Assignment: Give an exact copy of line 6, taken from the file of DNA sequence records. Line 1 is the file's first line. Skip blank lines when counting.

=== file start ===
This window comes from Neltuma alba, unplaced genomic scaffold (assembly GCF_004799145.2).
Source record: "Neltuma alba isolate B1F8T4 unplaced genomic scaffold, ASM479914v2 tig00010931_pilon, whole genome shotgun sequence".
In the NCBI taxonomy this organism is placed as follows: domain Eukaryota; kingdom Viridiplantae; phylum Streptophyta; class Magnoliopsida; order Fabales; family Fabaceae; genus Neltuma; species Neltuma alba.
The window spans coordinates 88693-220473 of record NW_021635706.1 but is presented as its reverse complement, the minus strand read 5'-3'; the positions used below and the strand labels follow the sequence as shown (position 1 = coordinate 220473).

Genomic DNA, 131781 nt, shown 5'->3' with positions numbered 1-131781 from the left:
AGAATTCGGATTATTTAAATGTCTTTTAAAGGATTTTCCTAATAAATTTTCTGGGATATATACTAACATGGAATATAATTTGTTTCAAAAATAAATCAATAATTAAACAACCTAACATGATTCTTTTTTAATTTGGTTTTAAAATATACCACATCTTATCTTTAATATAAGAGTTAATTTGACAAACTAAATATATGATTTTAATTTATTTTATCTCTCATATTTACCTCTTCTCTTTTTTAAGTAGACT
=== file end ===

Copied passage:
AGAATTCGGATTATTTAAATGTCTTTTAAAGGATTTTCCTAATAAATTTTCTGGGATATATACTAACATGGAATATAATTTGTTTCAAAAATAAATCAATAATTAAACAACCTAACATGATTCTTTTTTAATTTGGTTTTAAAATATACCACATCTTATCTTTAATATAAGAGTTAATTTGACAAACTAAATATATGATTTTAATTTATTTTATCTCTCATATTTACCTCTTCTCTTTTTTAAGTAGACT